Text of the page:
Bebashi’s Trans Necessities Closet to open for in-person appointments

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As COVID-19 restrictions begin to lift, Bebashi is starting to welcome clients back to its Spring Garden Street office. From June 7, clients will be able to make in-person appointments to visit the nonprofit’s Trans Necessities Closet.

The first of its kind in Philadelphia, Bebashi’s Trans Necessities Closet is a safe space where persons of trans experience or gender non-conforming individuals can have free access to gender affirming clothing and accessories, learn about LGBTQ+ health and wellness, and obtain referrals for services such as legal name change or gender marker change for IDs, hormone replacement therapy, gender confirmation therapy, and more.

“Bebashi has remained open throughout the pandemic to serve our community but we are very excited to be able to start welcoming back our clients through our doors to equip them with the tools, resources, and support they need to improve their quality of life,” said Keisha Gabbidon-Howell, Interim Supervisor, Prevention Education Services and coordinator of the Trans Necessities Closet in a statement.

The announcement was made during Bebashi’s virtual panel event, “A Community Conversation on LGBTQ+ Access to Care,” held last week.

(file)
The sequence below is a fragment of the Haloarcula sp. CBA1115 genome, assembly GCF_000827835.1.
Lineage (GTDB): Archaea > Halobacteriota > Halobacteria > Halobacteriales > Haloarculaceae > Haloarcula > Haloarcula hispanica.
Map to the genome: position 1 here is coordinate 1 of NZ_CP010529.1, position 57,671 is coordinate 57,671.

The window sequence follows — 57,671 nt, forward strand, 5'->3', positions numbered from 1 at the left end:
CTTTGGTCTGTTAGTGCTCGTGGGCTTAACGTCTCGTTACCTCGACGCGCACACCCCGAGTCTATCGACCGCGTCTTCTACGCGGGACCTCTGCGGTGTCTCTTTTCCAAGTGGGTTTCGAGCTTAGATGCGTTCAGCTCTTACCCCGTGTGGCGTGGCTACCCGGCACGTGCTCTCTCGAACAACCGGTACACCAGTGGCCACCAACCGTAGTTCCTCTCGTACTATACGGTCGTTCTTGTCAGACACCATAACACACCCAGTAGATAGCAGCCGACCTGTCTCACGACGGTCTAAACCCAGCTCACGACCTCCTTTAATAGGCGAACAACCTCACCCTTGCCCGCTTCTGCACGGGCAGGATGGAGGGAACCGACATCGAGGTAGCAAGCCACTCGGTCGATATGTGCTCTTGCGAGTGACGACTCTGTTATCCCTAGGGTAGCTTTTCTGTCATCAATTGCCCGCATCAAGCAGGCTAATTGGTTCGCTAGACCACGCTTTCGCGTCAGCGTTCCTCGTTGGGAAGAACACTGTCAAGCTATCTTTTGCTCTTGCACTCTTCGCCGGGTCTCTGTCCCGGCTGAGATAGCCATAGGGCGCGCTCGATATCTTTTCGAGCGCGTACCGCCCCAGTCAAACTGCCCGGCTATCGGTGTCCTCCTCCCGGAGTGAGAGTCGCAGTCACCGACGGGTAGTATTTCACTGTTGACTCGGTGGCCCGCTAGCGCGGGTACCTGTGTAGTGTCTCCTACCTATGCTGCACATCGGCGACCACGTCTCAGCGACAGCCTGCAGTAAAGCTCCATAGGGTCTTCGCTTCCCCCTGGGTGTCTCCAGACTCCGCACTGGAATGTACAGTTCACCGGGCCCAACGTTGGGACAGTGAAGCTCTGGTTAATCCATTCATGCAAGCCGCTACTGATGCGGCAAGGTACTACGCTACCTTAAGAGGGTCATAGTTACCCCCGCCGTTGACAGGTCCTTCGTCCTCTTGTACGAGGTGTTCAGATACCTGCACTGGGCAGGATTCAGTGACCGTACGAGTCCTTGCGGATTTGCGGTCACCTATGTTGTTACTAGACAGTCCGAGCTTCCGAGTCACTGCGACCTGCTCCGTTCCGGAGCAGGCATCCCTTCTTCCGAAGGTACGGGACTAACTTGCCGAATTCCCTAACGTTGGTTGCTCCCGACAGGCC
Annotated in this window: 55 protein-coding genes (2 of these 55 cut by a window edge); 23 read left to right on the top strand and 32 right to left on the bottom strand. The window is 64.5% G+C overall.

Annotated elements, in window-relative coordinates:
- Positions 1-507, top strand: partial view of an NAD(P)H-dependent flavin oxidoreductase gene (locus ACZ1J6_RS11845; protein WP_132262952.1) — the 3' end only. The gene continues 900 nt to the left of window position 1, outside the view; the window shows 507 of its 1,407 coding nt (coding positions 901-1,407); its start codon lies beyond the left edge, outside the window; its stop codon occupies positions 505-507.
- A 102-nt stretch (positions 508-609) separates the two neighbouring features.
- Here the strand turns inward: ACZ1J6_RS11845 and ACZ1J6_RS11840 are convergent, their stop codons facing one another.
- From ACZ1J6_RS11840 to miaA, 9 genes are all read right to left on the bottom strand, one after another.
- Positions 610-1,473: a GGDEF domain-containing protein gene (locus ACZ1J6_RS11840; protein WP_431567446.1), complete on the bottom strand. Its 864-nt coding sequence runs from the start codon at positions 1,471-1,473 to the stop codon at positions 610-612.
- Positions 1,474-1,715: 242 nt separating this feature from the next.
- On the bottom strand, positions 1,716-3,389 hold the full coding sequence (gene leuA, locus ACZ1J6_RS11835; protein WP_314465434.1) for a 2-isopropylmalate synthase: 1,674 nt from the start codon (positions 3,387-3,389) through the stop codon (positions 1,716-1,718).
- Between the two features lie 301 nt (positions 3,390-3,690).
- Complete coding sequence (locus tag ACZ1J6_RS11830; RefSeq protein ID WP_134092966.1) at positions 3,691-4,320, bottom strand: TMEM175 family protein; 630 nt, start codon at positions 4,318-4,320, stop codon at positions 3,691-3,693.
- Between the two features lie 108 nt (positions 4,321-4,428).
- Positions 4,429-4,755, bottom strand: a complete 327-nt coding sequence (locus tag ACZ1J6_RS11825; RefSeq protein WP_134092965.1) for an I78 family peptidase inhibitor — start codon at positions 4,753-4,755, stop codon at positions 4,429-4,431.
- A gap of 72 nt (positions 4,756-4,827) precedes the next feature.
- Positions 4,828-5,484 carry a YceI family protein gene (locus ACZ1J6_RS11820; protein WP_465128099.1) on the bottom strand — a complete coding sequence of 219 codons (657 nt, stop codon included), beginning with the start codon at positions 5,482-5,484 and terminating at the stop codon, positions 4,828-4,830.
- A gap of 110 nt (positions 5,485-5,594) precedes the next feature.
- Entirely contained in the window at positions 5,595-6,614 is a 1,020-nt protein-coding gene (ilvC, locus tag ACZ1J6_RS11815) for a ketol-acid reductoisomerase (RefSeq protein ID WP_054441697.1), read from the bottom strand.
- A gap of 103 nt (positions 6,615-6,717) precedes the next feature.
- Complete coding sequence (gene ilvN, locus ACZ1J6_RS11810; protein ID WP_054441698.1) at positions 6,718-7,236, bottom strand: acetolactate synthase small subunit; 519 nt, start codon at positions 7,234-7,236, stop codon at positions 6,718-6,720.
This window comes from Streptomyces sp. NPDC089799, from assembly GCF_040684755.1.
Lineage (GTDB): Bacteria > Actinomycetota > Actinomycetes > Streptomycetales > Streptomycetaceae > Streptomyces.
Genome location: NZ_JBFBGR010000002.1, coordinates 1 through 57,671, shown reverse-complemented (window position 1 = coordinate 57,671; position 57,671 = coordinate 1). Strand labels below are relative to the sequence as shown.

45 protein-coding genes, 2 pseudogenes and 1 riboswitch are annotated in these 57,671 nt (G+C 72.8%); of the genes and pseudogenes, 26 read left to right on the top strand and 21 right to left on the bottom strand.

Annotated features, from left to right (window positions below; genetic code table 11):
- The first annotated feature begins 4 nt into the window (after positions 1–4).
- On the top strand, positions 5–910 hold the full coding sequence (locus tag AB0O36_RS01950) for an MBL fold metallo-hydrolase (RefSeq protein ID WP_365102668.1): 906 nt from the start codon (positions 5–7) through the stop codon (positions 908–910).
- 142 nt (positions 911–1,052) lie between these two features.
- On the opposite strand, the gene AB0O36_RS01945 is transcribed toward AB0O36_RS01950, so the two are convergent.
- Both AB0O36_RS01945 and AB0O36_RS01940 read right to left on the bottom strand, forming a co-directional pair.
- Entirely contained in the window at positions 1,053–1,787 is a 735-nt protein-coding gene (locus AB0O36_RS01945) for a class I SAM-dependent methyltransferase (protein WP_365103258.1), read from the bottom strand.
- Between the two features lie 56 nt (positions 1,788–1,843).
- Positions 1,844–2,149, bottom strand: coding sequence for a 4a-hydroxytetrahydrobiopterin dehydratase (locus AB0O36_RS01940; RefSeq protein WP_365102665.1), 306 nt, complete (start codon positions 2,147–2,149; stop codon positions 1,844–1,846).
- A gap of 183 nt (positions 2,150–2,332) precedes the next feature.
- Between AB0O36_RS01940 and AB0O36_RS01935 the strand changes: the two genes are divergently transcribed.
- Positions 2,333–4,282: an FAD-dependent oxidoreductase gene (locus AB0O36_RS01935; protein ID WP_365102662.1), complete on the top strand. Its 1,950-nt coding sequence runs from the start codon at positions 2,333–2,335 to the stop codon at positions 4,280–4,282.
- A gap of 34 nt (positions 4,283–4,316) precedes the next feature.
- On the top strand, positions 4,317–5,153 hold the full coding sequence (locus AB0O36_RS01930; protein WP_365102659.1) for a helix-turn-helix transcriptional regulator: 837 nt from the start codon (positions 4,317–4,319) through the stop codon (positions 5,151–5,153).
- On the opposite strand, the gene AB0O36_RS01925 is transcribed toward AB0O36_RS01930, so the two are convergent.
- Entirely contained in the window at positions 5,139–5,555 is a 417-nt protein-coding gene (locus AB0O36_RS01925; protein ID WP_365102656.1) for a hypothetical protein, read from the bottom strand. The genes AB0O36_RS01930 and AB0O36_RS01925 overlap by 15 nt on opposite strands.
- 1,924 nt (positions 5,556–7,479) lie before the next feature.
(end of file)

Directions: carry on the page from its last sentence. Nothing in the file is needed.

The virtual panel was moderated by Lee Carson, Director, Philadelphia Area Sexual Health Initiative, and included panelists Chris Landtroop, Board Member, Bebashi – Transition to Hope; Chris Bartlett, Executive Director, William Way LGBT Community Center; Jacen Bowman, celebrity makeup artist and Vice President, Philadelphia Black Gay Pride; and Evan Thornburg, Health Equity Special Advisor, Aids Activities Coordinating Office (AACO).

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During the discussion, the group touched on several of the challenges that impact the ability of members of the LGBTQ+ community to access high quality, culturally sensitive healthcare.

“One of the biggest barriers I have seen in my work with HIV, especially for persons of trans experience, is just competency and care,” said Thornburg. “One of the things that is consistently reported by persons who have fallen out of or don’t engage with care or medical case management, particularly after being diagnosed with HIV, is the mistreatment that they receive. Not just mistreatment around their identity, but also the assumptions that come with a trans or queer identity, and a positive diagnosis.”

These challenges are further complicated by intersectionality and other factors that impact the LGBTQ+ community, such as poverty and race, causing the health disparities within the community to go even deeper.

The collection of sexual orientation and gender identity (SOGI) data, or lack thereof, was also raised by Bartlett as something that needed to be addressed if there is to be a significant improvement in the healthcare options for the LGBTQ+ community. Once collected, this data could help to identify the ways in which the community is not being served and “to tell the stories of our LGBTQ+ and people of color communities.”

Significant change also only comes when we start to “put people who identify as LGBTQ+ in charge,” said Thornburg. “The people who inhabit those identities are the ones who would know what is needed for the community when it comes to healthcare, so give them those jobs.”

To learn more about Bebashi – Transition to Hope, visit bebashi.org or call 215-769-3561.

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